Just out of curiosity, I’ve read you originally started playing with your best friends at… a party. Did it all started just for fun or do you recall now you had some inkling of being a band before that?
“When I moved to New York, I wrote some songs like ‘This Love is Fucking Right!’, ‘Hey Paul’, ‘Orchard of My Eye’ and ‘Doing All The Things That Wouldn’t Make Your Parents Proud’, ‘Contender’ – and a few more that we never recorded. I invited my friend Alex to come over and play them with me and, soon after, I asked Peggy too. She and I both loved this band, The Manhattan Love Suicides, from Leeds. They were coming to America to play some shows, so we told them to cancel one of their New York shows and we’d throw a party that would be even better – it was Peggy’s birthday, and that way we could open for them. We asked Titus Andronicus to play too, as I was a big fan of theirs. This was March 2007. It was a good party, we played 5 songs in 10 minutes, and I think the titles were longer than the set. Titus Andronicus blew up my bass amp (it actually caught fire I think…) when they decided to play Bulls on Parade. It was cool. I loved them more than my bass amp!”
“I want to let my daughter know that it’s important to do things of worth with your life, even if they seem unlikely”
Back to… today, The Pains are celebrating their 10th birthday this year and ‘The Echo of Pleasure’ – you have recently stated – might also be the last record. Are you going to be a full-time dad or will you still be writing new music? What can you see on the horizon for yourself as an artist?
“I want to let her [my daughter] know that it’s important to do things of worth with your life, even if they seem unlikely. I don’t know if I’ll be able to tour as much, but If anything I feel more motivated than ever to try to do great things – not for my own ego but to show her that her dad is somebody, that he’s doing better than he did before. And I’m not even talking in this money way, but to show her that her life makes my life better, that she opens up more inspiration and possibility. I don’t want her to see some lazy has-been chilling on the couch, sorting out the liner notes to re-issues. However, it’s also important for me to be home with her as much as possible because no amount of artistic success (whatever that means) is more important than being with her. I will be happiest when this tour is over and we can all be together again.”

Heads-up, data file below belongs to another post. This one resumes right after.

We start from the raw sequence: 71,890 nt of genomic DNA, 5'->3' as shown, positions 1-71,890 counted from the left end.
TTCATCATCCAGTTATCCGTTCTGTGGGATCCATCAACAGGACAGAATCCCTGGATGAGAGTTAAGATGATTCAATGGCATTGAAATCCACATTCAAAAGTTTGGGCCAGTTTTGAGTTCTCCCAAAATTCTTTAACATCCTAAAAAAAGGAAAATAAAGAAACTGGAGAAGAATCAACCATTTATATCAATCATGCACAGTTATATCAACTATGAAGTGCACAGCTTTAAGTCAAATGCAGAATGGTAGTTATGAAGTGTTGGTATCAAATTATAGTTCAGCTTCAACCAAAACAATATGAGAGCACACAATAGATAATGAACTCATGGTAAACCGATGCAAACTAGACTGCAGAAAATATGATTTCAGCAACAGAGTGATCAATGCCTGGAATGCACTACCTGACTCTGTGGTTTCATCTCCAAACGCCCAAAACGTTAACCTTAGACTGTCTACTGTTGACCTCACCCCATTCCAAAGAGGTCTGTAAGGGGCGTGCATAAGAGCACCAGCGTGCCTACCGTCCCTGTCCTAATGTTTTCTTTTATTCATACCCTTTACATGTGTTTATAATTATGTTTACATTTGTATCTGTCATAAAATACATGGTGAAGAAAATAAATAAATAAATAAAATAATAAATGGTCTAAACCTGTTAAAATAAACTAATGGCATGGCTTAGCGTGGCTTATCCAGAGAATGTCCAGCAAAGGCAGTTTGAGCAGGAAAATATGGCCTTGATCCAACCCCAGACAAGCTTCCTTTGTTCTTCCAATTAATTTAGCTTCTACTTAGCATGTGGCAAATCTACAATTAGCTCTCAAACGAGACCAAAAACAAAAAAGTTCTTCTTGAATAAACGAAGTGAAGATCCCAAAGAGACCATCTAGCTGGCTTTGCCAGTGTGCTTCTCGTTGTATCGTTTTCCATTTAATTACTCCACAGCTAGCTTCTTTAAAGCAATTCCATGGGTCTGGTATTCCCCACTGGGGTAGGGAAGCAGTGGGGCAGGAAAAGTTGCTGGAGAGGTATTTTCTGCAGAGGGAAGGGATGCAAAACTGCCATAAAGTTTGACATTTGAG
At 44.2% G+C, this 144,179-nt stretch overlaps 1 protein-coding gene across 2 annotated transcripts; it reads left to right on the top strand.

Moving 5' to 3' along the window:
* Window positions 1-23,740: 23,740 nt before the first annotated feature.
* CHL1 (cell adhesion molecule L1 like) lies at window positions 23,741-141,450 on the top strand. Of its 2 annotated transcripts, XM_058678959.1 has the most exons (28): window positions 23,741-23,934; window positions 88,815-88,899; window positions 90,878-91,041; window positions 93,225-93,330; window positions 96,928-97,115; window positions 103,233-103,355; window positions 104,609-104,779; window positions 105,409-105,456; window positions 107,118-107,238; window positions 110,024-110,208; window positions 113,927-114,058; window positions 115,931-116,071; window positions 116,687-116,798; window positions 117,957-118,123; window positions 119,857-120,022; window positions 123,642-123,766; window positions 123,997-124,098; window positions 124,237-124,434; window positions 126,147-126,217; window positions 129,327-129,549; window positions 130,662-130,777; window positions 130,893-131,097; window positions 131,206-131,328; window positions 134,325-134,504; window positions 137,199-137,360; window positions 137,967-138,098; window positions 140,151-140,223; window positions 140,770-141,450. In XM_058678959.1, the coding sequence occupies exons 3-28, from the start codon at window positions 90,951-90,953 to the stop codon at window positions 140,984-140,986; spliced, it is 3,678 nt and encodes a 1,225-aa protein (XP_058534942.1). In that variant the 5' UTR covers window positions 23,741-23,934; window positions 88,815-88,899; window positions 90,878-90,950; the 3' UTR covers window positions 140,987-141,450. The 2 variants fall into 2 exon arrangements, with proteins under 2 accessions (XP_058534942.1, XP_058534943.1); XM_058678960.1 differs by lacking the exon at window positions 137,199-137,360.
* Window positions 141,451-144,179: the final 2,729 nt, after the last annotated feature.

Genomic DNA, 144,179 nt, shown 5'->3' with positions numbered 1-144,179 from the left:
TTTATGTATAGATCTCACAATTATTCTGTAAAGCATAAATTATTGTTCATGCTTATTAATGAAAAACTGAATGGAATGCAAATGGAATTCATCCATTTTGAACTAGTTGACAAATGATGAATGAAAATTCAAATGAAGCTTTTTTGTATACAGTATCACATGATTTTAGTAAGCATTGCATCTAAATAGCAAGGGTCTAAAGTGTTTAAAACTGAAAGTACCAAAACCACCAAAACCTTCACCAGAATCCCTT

Is there a track, out of your production, you would never leave out of a setlist when playing live? Actually, you can pick three.
“Definitely ‘Belong’, ‘Young Adult Friction’ and ‘Everything With You’.”
“I love Lorde. She’s different, she’s brilliant and she’s the kind of artist that makes you realize everything you’ve done isn’t good enough, but also makes you want to do better”
There’s plenty of interesting acts out there. Do you have anything currently in repeat among your records?

“I’m actually not one of those full-throated “poptimist” types (though there is much in the worldview I agree with) – but I love Lorde. She’s different, she’s brilliant and she’s the kind of artist that makes you realize everything you’ve done isn’t good enough, but also makes you want to do better. I’m consistently amazed by the music she makes, the person she is, and the confidence she possesses – and small vulnerabilities she reveals. Her music is moving in a way I don’t often feel. I kind of just want to shake her hand, i know that sounds silly. She’s thoroughly a wonder, and she doesn’t need me to say that – she is herself, and that’s a wonderful thing to be. The new Beach Fossils record is good too. Anton who used to play drums in our band played drums on it – and also, the new Frankie Rose record (we’re on tour with her) should be good when it’s released later this summer. The songs she is playing live from it are wonderful.”

I often think about your name, The Pains Of Being Pure At Heart, as something inevitably modern still nowadays. We live uncertain times and that phrase, taken from the book that inspired your band’s name, “Keep on your path, even when cold. Soon knowledge and peace will unfold”, still sounds to me like a wish and at the same time an inspiration. Is it the same for you?
“Yes.”

Thank you so much for your time, Kip. I’m looking forward to listening to your new album! 
“Thank you for the kind words and taking the time to speak to me.”